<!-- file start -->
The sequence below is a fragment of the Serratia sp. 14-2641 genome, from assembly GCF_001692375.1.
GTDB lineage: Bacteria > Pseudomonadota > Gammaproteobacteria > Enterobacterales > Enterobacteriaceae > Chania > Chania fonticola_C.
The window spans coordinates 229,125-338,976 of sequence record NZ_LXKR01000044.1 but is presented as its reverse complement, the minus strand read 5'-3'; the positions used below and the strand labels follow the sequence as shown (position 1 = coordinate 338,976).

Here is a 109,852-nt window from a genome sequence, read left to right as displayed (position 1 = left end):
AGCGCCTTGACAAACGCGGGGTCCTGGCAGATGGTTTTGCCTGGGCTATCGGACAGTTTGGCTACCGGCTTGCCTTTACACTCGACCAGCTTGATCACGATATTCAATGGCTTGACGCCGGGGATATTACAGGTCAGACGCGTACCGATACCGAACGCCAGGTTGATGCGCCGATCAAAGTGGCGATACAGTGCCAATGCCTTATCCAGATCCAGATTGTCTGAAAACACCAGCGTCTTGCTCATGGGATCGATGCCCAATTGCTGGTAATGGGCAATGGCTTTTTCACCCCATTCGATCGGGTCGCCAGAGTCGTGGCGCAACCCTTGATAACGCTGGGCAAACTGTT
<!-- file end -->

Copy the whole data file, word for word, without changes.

The sequence below is a fragment of the Serratia sp. 14-2641 genome, from assembly GCF_001692375.1.
GTDB lineage: Bacteria > Pseudomonadota > Gammaproteobacteria > Enterobacterales > Enterobacteriaceae > Chania > Chania fonticola_C.
The window spans coordinates 229,125-338,976 of sequence record NZ_LXKR01000044.1 but is presented as its reverse complement, the minus strand read 5'-3'; the positions used below and the strand labels follow the sequence as shown (position 1 = coordinate 338,976).

Here is a 109,852-nt window from a genome sequence, read left to right as displayed (position 1 = left end):
AGCGCCTTGACAAACGCGGGGTCCTGGCAGATGGTTTTGCCTGGGCTATCGGACAGTTTGGCTACCGGCTTGCCTTTACACTCGACCAGCTTGATCACGATATTCAATGGCTTGACGCCGGGGATATTACAGGTCAGACGCGTACCGATACCGAACGCCAGGTTGATGCGCCGATCAAAGTGGCGATACAGTGCCAATGCCTTATCCAGATCCAGATTGTCTGAAAACACCAGCGTCTTGCTCATGGGATCGATGCCCAATTGCTGGTAATGGGCAATGGCTTTTTCACCCCATTCGATCGGGTCGCCAGAGTCGTGGCGCAACCCTTGATAACGCTGGGCAAACTGTT